Flood Insurance: The Other Part of the Story Not Being Covered by the Media and Others
An editorial written in the Washington Post titled “Reforms should tackle flood and moral hazard” and reprinted in the St. Petersburg Times (2/4/2014) attempts to make a case that the U.S. House of Representatives should not follow their colleagues in the U.S. Senate and repeal the dastardly Biggert-Waters 2012 “Flood Reform” act. No need to go into a lengthy accounting on what’s in this piece of legislation and what it’s doing to still recovering homeowners. Examples of their pending financial ruin are constantly in the press and ubiquitous across the Internet.
But unfortunately, very little has been written about the parts of the FEMA National Flood Insurance Program that should have been part of the dialog and disclosure had the opponents of Biggert-Waters looked under the hood of FEMA/NFIP. What should be reviewed and taken into consideration are the burdens homeowners are already bearing with the rules and regulations that apply pre-loss and post-loss when a homeowner falls into the FEMA/NFIP malaise.
To start off, this program is not a welfare handout. People have to pay real dollars for flood insurance. Those in higher probability or velocity flood zones pay more than those in areas less likely to flood. But as we are now finding out, the government blew it. A deficit of $24 billion is a significant miscalculation by the Washington overseers of FEMA/NFIP exposure.
For a community to be accepted in the NFIP program, they must agree to the rules and regulations or in this case, enforcement of mitigation rules that are costly pre-loss and post-loss with potentially devastating financial results to homeowners. As an example, if you want to build a new home on or near the water or in a flood zone, millionaire or not, you must build to the current elevation height established by FEMA. If not you, will not be given a building permit and in the case where someone gets caught with a lower elevation level than required, no Certificate of Occupancy will be given.
If a community gets caught not complying with and enforcing FEMA/NFIP regulations, they can be kicked out of the program, resulting in a loss of their certification. Imagine the effect on commerce if lenders won’t provide mortgages due to the lack of flood insurance. To give you a visual example of this mitigation enforcement, drive around the old neighborhoods near any flood prone area and notice the newer homes and their elevation heights. They are not built that way because they necessarily wanted to; they had to do that to comply with FEMA/NFIP height requirements.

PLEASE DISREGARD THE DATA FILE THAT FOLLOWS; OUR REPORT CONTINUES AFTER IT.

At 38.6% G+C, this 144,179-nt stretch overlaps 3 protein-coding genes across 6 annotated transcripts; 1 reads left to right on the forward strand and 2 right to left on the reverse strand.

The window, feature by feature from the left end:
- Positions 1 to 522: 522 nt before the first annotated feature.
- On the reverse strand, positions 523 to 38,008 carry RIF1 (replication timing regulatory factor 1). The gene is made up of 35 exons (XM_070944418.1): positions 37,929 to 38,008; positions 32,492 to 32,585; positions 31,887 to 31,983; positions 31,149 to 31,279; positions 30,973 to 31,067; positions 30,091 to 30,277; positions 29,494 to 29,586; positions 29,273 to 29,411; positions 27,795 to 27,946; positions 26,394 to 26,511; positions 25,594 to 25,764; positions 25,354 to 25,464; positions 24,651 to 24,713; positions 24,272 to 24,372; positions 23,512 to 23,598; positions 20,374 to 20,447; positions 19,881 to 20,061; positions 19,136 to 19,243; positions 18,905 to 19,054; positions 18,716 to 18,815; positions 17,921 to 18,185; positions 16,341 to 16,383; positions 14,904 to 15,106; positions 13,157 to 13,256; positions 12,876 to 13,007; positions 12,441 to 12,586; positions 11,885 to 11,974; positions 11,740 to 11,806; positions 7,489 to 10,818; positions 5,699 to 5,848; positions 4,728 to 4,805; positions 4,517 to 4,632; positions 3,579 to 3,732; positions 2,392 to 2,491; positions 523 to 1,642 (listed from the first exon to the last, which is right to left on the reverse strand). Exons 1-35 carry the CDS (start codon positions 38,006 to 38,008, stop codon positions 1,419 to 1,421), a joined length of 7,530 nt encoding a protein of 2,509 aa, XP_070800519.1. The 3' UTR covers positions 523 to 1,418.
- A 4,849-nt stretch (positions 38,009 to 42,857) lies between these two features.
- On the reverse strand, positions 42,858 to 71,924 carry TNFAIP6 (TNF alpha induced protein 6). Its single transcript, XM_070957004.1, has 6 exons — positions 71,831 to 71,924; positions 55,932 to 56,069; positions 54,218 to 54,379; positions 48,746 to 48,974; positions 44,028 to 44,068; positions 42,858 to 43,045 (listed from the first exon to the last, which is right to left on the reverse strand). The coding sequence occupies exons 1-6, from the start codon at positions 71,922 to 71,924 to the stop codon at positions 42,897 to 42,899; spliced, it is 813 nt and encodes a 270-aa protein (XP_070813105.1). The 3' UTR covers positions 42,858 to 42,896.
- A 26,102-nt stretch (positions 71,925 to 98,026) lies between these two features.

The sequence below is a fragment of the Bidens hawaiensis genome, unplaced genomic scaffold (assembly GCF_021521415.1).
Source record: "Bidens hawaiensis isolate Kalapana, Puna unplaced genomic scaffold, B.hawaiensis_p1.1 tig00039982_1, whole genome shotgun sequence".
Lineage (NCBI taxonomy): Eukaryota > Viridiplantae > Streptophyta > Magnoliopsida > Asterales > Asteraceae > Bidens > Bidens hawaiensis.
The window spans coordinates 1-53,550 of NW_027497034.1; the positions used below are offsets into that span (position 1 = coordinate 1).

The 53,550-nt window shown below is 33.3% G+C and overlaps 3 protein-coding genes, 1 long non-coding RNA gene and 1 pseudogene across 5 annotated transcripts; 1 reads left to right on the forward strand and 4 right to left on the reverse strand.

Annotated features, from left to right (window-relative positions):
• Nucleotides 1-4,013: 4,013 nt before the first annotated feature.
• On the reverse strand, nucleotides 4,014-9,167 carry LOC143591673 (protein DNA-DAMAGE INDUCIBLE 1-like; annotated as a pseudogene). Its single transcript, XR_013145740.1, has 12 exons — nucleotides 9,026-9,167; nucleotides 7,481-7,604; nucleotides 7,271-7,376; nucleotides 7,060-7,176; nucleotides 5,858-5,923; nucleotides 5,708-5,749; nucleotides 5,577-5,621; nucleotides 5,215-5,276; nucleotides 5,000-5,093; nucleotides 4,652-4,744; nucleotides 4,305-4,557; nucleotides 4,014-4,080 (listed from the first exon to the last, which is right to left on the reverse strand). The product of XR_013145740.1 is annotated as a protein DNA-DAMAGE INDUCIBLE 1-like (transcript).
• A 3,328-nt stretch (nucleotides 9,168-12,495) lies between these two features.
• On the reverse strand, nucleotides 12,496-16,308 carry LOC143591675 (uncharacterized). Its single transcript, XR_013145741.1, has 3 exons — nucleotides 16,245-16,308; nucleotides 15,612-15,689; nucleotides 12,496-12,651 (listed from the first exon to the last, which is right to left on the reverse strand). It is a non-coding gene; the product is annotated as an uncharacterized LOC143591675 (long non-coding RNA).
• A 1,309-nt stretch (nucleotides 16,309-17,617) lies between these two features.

The other older on-grade homes do not likely house millionaires but more likely hard working families or retired folks who relied on their government’s promise years ago to provide affordable and sound flood insurance. I suspect they also relied on their government to know what they were doing and be good stewards of the public business.
As to those millionaires who may be residing in the elevated house and paying for flood insurance because they have a mortgage, rest assured very little money will be paid to them in the event of a typical flood. Just read the flood policy and notice what is covered on the lower level of an elevated home--not much. Talk about illusionary insurance coverage, these elevated houses are classic cases of donor homes. And remember, there are all sorts of building requirements mandated by FEMA/NFIP that are enforced by the local building department such as 10 or more feet of construction height, break away walls and foundations poured around piles driven deep into the ground. This entire cost burden has been placed on the flood policyholder to meet flood mitigation requirements.